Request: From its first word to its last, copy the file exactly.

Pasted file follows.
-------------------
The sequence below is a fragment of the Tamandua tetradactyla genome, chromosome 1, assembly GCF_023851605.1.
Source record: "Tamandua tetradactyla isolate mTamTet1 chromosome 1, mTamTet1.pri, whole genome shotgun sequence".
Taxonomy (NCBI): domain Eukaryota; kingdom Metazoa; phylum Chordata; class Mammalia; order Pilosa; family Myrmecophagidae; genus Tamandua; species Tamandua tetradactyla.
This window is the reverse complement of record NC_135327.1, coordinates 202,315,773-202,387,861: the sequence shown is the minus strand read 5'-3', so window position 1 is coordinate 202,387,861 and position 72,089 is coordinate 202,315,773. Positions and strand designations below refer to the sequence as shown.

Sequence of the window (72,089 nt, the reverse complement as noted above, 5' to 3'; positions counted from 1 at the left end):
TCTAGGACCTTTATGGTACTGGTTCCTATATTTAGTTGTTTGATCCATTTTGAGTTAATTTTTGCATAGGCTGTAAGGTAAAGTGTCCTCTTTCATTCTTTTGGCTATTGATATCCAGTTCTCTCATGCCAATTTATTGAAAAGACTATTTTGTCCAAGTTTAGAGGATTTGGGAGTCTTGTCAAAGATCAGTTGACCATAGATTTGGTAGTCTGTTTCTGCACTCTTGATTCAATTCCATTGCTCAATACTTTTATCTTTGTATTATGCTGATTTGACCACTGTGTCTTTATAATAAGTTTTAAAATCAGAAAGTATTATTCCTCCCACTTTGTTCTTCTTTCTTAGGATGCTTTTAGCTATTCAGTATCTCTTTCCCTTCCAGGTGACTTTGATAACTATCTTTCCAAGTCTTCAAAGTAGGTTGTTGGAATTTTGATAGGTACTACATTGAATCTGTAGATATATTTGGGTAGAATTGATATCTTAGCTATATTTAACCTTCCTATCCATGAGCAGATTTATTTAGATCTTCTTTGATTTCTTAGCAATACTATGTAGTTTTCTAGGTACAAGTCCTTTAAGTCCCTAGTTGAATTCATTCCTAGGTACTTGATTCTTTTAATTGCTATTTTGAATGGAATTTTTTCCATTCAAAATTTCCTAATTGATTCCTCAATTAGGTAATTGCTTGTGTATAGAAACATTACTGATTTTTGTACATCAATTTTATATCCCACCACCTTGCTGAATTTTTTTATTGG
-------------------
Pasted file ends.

The sequence below is a fragment of the Tamandua tetradactyla genome, chromosome 1, assembly GCF_023851605.1.
Source record: "Tamandua tetradactyla isolate mTamTet1 chromosome 1, mTamTet1.pri, whole genome shotgun sequence".
Taxonomy (NCBI): domain Eukaryota; kingdom Metazoa; phylum Chordata; class Mammalia; order Pilosa; family Myrmecophagidae; genus Tamandua; species Tamandua tetradactyla.
This window is the reverse complement of record NC_135327.1, coordinates 202,315,773-202,387,861: the sequence shown is the minus strand read 5'-3', so window position 1 is coordinate 202,387,861 and position 72,089 is coordinate 202,315,773. Positions and strand designations below refer to the sequence as shown.

Sequence of the window (72,089 nt, the reverse complement as noted above, 5' to 3'; positions counted from 1 at the left end):
TCTAGGACCTTTATGGTACTGGTTCCTATATTTAGTTGTTTGATCCATTTTGAGTTAATTTTTGCATAGGCTGTAAGGTAAAGTGTCCTCTTTCATTCTTTTGGCTATTGATATCCAGTTCTCTCATGCCAATTTATTGAAAAGACTATTTTGTCCAAGTTTAGAGGATTTGGGAGTCTTGTCAAAGATCAGTTGACCATAGATTTGGTAGTCTGTTTCTGCACTCTTGATTCAATTCCATTGCTCAATACTTTTATCTTTGTATTATGCTGATTTGACCACTGTGTCTTTATAATAAGTTTTAAAATCAGAAAGTATTATTCCTCCCACTTTGTTCTTCTTTCTTAGGATGCTTTTAGCTATTCAGTATCTCTTTCCCTTCCAGGTGACTTTGATAACTATCTTTCCAAGTCTTCAAAGTAGGTTGTTGGAATTTTGATAGGTACTACATTGAATCTGTAGATATATTTGGGTAGAATTGATATCTTAGCTATATTTAACCTTCCTATCCATGAGCAGATTTATTTAGATCTTCTTTGATTTCTTAGCAATACTATGTAGTTTTCTAGGTACAAGTCCTTTAAGTCCCTAGTTGAATTCATTCCTAGGTACTTGATTCTTTTAATTGCTATTTTGAATGGAATTTTTTCCATTCAAAATTTCCTAATTGATTCCTCAATTAGGTAATTGCTTGTGTATAGAAACATTACTGATTTTTGTACATCAATTTTATATCCCACCACCTTGCTGAATTTTTTTATTGG